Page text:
TO IVÁN RODRÍGUEZ, CREATION BECOMES HIS REFUGE FROM AN ILL SOCIETY, PROMOTING ALIENATION, BANALITY, FRIVOLTY AND THE DEEP UNCONSCIOUS.
CARMEN HUST | ARTICULATE #24 | JULY 2020
Several reasons impel the Spanish artist Iván Rodríguez (b. 1980) to create. To Rodríguez, creating mainly is a way of filtering out the stimuli from outside, in order to return a different interpretation, since “outside” this world and social order that we’ve created promotes (from all its corners) alienation, banality, frivolity, superficiality and deep unconsciousness. To Rodríguez this seems a rather ill society and, in that sense, creating becomes sort of a refuge to him, from which he explores everything behind that apparent reality, and give it another form. From his refuge the landscape is different. From there he sees and feels the miracle and the magic that exists in the universe, in nature, in life itself, and on the other hand, he can explore his emotions, his identity, his pain, his traumas and his psyche, hoping to heal and nurse the damages.
At one point, in an attempt to channel and articulate his concerns, Rodríguez began his interest in photography. He found a teacher, Pablo Maria Garcia Llamas, who in addition to teach pure and simple techniques of photography, also teaches a wide world of visual and artistic references within the field. This letting Rodríguez to understand the key concepts, such as composition and their importance, in visual language. By then, Rodríguez also got introduced to image editing software, inspiring him to manipulate and alter his images. A powerful tool, enabling his notion stating that reality is not enough, and promoting a more personal terrain, making the base for more subjective and imaginative images.
In the end, in spite of the joy of photography, what Rodríguez feels most comfortable about is photomontage, digital collage and photomanipulation. He’s also passionate and admires manual collage, the finish, the textures and the physical cuts amazes him, though in his case Rodríguez has opted for digital, as it’s versatile, more comfortable and consists of endless possibilities.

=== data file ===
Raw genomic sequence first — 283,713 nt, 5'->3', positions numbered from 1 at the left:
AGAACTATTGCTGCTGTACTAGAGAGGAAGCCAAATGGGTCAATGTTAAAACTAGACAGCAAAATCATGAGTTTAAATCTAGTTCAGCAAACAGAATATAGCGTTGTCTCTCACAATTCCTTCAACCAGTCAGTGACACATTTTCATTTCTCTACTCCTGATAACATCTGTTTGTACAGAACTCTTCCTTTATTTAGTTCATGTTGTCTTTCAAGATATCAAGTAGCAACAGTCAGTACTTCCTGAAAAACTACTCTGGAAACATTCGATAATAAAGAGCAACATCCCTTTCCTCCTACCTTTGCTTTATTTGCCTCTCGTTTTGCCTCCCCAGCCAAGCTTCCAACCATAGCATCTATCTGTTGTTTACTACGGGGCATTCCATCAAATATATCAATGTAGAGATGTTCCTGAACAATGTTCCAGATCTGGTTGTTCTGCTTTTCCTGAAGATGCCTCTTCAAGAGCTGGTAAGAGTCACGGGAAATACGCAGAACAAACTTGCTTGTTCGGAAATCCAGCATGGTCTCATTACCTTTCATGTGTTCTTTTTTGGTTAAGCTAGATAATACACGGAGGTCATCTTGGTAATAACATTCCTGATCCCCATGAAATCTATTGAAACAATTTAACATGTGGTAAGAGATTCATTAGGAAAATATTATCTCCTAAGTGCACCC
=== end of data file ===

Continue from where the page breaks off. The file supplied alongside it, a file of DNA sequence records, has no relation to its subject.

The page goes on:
The work of Rodríguez is both pre-thought and emerge on its own. Sometimes he gets to work without a preconceived idea. In this case he finds similarities with the manual collage process, though the process is digital, searching through a “pile” of images and cutting of all kinds, of textures, objects, characters, landscapes, letting oneself to get carried away with whatever flows.
When he works on a preconceived idea, the inspiration, the concept, can come from almost anything. According to Rodríguez, working regularly with this type of work, it is as if having an antenna capturing waves from everything, transforming and translating it into the language one usually uses, an “antenna transforming sensations into collages” as he puts it.
“[…] A musician can witness a scene of a flock of birds in a beautiful landscape and perhaps he is hearing a melody, a poet is possibly making verses, a photographer will be calibrating the light and composition and someone who does collage and photomontage well ... is cutting all that and transforming it into something new.”
In the creation of a good composition, words come to Rodríguez like harmony, balance and forms. To him, compositions has two sides: a series of established rules that one ought to know, to be able to break them, and the intuitive part, distributing the elements within a piece in an attractive way – a harmonious and balanced way of space.
Rodríguez is passionate about the aesthetics of surrealism and its proposal. Currently he’s investigating the works of collage artists, such as Basque artist Joseba Elorza (Miralruido), Serbian Valentina Brostean (b. 1983), German Dada-artist Hannah Höch (1889-1978), Philadelphia based “Trash Riot”, Greek artist Eugenia Loli (1973) and the French artist Julien Pacaud.
This article about Iván Rodríguez takes part of magazine, ARTICULATE #24. Read, download or order your print version of the full publication below